In about a month, director Dennis Villenueve (Sicario, Prisoners) will begin shooting his long-awaited sequel to Blade Runner, one of the most influential sci-fi films of all time. With original director Ridley Scott producing and Harrison Ford returning as replicant-hunting ‘Blade Runner’ Richard Deckard, fans of the 1982 masterpiece await the next chapter of the Philip K. Dick-inspired story with a healthy measure of caution.
As the production assembles a strong and eclectic cast, featuring Ryan Gosling (The Nice Guys) and Dutch actress Sylvia Hoeks in leading roles, and Robin Wright (House of Cards) and David Bautista (Guardians of the Galaxy) in key supporting slots, details of the story remain under lock and key. Now Alcon Entertainment has added Mackenzie Davis, best known for her role on Halt and Catch Fire and her appearance in Sir Ridley’s “musical or comedy,” The Martian, to their growing cast.
The 29-year-old actress has built an impressive resume for herself since her feature debut in James Ponsoldt’s (The Spectacular Now) breakout film Smashed. And while a few bright stars will have their names at the top of the credits, Blade Runner 2 seems to be building a deep cast of young and emerging talent.
To cynical eyes, producing a sequel to one of cinema’s most iconic films 35 years after its initial release is yet another demonstration of the industry’s general aversion to any project that isn’t a remake, sequel, or adaptation. Those who were disappointed by Prometheus, Scott’s return to the Alien universe he helped create, might see that muddled film as reason enough for Hollywood to keep their greedy fingers away from Blade Runner.
But with this latest addition to an already fascinating cast, one has to give the Blade Runner 2 producers credit for assembling a very promising creative team. With Dennis Villeneueve having spoken at length about his love and admiration for the original film, and his skills as director seeming to improve with every entry into his swiftly-growing filmography, he could turn out to be the perfect director to elaborate on Scott’s legendary vision of the future. With a screenplay written by Blade Runner co-writer Hampton Fancher and Michael Green, based on a concept by Fancher and Sir Ridley himself, and with Roger Deakins lending his unmatched expertise behind the camera, there isn’t a name involved in this film that warrants any reasonable suspicion or skepticism from fans.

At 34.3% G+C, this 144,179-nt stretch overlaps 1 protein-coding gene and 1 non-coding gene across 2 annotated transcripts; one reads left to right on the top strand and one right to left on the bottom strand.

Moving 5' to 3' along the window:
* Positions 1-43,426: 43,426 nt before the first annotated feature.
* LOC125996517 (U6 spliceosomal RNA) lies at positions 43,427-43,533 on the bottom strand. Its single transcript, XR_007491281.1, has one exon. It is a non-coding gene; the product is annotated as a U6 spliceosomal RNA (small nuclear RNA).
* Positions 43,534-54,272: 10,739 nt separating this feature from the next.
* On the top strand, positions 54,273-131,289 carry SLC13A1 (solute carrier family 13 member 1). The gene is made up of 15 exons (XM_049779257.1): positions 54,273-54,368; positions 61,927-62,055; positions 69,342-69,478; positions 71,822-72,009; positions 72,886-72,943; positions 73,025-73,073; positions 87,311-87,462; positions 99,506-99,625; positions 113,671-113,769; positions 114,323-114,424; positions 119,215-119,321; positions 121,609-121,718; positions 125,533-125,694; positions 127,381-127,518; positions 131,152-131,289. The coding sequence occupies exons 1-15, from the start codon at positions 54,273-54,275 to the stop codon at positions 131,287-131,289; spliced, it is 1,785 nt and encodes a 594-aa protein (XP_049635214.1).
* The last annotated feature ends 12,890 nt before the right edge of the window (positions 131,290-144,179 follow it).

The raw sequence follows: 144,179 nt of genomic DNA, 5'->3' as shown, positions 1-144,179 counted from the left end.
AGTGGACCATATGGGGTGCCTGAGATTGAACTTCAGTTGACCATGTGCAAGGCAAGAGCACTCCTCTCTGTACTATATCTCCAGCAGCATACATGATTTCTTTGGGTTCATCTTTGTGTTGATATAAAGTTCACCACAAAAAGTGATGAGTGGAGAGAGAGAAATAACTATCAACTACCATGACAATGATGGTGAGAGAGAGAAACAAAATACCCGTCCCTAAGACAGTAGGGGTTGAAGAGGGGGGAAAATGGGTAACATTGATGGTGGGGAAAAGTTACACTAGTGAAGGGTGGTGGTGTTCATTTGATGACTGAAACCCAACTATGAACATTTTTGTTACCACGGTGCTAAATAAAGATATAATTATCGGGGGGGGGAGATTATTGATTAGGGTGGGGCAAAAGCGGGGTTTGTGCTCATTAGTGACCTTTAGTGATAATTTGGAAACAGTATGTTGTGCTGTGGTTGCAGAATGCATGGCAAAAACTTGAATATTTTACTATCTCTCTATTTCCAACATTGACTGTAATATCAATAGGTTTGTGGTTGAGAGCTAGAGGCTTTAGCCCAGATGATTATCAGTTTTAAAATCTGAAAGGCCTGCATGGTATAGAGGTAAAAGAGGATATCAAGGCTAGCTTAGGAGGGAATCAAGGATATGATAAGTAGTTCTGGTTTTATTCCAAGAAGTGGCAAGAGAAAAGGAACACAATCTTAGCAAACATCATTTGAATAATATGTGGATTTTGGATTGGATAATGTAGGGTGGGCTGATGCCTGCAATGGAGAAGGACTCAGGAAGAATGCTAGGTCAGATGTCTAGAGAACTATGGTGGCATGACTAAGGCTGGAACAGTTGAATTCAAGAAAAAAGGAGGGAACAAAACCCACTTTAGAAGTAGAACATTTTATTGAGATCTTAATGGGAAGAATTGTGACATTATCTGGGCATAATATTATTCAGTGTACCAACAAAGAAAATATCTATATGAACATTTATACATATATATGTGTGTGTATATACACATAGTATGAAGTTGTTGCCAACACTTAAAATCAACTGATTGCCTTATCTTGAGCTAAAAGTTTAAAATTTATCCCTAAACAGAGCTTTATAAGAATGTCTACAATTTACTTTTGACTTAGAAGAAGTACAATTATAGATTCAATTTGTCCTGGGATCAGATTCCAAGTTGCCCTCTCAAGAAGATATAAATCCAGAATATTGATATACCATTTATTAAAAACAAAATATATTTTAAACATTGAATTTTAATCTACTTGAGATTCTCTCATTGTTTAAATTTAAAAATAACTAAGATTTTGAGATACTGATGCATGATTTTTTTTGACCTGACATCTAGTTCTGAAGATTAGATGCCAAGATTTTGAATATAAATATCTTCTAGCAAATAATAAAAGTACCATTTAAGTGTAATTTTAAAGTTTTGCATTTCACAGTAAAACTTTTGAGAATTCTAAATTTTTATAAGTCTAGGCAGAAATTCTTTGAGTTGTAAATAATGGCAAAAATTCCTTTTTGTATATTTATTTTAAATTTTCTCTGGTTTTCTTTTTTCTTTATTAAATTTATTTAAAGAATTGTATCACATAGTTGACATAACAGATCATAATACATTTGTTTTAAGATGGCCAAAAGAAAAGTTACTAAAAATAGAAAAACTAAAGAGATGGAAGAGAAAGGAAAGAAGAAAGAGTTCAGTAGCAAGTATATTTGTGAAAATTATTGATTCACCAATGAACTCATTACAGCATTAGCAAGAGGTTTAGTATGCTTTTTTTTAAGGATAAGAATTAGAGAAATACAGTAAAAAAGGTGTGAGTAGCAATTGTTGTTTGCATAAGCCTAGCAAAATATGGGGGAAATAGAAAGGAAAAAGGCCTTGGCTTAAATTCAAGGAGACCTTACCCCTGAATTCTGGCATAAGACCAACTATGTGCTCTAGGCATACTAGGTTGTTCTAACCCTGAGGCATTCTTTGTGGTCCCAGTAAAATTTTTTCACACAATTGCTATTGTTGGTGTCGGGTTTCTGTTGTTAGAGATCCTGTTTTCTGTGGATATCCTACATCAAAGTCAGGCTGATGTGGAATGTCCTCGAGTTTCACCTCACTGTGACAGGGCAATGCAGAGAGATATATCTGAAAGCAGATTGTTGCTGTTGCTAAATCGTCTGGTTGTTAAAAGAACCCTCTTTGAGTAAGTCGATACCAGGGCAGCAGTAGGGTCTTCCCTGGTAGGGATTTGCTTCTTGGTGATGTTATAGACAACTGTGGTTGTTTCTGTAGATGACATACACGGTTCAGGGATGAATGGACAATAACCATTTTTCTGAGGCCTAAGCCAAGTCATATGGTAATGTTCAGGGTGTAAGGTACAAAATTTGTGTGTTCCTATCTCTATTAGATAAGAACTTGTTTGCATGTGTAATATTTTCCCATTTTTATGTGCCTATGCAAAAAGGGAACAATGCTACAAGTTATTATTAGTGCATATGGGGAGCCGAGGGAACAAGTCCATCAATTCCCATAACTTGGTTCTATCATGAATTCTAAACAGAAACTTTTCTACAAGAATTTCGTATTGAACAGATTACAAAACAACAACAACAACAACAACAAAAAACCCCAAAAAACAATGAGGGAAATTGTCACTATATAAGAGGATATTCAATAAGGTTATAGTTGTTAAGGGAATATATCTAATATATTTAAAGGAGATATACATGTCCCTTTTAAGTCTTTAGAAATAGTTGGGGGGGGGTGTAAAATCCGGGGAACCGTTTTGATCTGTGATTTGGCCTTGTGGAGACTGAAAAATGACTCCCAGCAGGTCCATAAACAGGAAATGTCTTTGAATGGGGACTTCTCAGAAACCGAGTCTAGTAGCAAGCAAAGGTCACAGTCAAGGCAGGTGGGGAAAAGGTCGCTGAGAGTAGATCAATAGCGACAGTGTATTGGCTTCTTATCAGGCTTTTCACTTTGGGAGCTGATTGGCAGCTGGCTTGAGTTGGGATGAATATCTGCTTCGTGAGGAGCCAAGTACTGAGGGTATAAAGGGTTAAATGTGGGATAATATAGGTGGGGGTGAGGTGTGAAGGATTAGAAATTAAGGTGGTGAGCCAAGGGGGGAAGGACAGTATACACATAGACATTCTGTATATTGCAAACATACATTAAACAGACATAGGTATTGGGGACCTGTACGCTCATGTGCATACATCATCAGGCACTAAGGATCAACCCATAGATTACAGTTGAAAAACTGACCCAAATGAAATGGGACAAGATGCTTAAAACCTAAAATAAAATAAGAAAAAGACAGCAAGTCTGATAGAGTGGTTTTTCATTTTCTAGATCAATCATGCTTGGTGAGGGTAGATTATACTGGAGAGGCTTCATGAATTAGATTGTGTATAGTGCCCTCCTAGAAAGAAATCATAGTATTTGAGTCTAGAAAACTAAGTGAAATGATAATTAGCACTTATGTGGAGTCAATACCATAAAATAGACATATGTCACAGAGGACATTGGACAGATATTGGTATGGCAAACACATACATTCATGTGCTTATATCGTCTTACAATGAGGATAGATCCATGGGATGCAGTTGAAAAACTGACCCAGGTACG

Of course, Ridley Scott’s vague description of an opening scene remains our only glimpse into the story. The most talented director, the most creative cinematographer, and the finest actors in the world can’t really fix the movie if the script and story are fundamentally bad. Still, judging solely by the talent involved, it might be time for fans to upgrade from cautiously optimistic to sort of optimistic.
Blade Runner 2 is currently scheduled to open in U.S. theaters on October 6th, 2017.